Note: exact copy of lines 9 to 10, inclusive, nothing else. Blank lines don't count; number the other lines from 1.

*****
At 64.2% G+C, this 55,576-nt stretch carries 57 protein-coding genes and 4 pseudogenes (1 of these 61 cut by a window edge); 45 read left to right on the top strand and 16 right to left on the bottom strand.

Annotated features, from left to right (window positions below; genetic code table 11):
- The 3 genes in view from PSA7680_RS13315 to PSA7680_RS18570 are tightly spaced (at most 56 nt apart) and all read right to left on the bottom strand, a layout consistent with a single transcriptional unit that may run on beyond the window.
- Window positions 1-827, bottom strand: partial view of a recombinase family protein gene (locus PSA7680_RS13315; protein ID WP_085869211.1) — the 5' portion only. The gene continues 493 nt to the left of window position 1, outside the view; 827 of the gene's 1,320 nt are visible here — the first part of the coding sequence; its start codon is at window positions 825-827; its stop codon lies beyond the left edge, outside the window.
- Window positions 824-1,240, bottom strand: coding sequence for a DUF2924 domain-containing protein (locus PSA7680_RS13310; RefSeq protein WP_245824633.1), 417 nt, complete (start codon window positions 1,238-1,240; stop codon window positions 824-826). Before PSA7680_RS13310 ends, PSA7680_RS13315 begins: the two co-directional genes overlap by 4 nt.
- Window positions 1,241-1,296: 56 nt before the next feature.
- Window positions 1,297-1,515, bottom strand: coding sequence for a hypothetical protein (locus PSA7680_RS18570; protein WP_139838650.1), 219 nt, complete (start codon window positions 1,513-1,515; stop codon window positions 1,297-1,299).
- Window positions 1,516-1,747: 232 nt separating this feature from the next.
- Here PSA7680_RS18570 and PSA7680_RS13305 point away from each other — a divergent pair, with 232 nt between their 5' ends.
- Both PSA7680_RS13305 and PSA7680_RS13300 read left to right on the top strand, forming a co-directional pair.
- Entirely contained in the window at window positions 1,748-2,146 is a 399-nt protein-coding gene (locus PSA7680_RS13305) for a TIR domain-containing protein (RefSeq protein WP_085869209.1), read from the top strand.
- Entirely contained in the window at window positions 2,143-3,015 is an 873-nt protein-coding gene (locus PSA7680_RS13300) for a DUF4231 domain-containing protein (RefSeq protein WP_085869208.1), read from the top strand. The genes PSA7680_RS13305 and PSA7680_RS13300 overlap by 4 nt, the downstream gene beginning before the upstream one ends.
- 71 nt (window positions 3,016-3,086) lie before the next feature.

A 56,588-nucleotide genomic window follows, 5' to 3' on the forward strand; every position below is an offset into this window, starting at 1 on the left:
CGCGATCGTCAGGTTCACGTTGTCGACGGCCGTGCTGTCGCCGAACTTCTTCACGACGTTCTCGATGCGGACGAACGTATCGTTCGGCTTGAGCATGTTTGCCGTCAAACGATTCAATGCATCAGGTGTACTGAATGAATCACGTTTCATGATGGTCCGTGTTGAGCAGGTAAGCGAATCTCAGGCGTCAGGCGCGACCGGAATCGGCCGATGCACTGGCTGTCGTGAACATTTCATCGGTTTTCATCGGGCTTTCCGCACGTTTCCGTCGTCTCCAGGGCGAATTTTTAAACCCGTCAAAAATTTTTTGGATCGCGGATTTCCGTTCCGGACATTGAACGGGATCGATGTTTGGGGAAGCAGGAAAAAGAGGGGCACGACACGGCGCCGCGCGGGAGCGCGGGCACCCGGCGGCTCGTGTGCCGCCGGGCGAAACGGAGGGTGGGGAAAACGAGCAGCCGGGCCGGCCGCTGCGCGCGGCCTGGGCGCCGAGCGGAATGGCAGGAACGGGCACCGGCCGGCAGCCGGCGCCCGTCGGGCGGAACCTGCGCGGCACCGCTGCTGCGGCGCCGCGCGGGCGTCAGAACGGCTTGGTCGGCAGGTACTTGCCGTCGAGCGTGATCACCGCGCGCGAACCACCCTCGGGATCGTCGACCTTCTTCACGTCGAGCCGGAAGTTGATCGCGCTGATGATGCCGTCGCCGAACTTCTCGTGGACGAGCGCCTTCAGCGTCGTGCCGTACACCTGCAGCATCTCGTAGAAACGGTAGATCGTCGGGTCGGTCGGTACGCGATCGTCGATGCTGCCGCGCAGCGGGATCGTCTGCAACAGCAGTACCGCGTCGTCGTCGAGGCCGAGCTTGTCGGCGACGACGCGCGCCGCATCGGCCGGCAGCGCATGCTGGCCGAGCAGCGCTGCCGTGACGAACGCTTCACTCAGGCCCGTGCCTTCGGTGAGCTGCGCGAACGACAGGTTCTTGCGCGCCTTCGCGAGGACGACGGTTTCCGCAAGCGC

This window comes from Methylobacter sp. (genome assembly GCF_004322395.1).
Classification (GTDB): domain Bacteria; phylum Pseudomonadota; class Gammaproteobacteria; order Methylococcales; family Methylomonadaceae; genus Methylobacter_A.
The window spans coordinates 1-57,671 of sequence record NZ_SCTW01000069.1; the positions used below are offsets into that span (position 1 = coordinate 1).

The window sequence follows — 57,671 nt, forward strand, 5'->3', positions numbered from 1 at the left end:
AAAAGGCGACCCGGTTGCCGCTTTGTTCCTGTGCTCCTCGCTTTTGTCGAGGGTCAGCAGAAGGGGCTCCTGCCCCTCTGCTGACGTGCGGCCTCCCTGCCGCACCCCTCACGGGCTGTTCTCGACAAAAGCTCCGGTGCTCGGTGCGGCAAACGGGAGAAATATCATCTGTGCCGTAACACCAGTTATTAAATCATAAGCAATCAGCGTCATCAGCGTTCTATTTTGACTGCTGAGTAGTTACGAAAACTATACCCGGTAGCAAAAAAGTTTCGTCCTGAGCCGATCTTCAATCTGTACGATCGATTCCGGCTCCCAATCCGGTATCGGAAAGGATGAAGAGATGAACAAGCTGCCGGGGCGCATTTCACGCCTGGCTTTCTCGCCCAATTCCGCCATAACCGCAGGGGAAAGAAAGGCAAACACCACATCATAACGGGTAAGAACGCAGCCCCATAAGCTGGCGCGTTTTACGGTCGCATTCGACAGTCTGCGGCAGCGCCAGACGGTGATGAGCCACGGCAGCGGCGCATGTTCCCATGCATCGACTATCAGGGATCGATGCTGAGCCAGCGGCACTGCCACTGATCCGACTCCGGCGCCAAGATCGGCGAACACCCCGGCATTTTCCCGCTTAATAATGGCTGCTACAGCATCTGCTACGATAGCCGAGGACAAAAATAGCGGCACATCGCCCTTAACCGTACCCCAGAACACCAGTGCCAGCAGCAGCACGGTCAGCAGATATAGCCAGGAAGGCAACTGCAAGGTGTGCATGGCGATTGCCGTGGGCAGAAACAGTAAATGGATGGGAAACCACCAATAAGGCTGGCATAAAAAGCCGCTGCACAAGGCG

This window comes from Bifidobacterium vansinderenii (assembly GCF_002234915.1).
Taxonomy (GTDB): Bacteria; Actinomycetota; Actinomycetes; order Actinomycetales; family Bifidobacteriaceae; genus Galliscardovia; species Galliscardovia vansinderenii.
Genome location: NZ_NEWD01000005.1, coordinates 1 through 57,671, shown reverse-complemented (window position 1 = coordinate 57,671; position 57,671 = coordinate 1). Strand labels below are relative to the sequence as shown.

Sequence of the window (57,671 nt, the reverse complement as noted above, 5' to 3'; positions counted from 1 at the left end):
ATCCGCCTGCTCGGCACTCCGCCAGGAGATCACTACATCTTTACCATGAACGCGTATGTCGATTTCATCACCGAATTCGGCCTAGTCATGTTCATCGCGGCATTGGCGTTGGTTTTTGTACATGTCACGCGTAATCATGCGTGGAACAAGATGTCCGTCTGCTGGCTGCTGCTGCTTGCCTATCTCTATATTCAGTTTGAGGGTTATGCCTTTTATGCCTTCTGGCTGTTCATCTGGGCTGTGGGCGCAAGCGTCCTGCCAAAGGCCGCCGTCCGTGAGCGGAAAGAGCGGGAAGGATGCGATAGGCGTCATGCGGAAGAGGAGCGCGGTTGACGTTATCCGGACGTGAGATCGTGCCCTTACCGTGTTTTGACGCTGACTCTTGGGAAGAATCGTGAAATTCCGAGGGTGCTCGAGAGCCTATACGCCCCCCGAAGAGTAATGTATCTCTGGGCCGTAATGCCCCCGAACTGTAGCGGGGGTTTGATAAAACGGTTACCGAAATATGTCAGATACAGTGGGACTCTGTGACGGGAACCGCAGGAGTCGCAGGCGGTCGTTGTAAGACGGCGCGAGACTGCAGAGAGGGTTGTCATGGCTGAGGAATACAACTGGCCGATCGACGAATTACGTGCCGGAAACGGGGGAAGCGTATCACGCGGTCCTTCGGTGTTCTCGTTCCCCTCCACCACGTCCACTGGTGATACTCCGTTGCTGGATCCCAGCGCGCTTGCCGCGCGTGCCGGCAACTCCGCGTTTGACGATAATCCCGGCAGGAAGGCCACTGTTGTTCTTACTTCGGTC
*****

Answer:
- Here PSA7680_RS18570 and PSA7680_RS13305 point away from each other — a divergent pair, with 232 nt between their 5' ends.
- Both PSA7680_RS13305 and PSA7680_RS13300 read left to right on the top strand, forming a co-directional pair.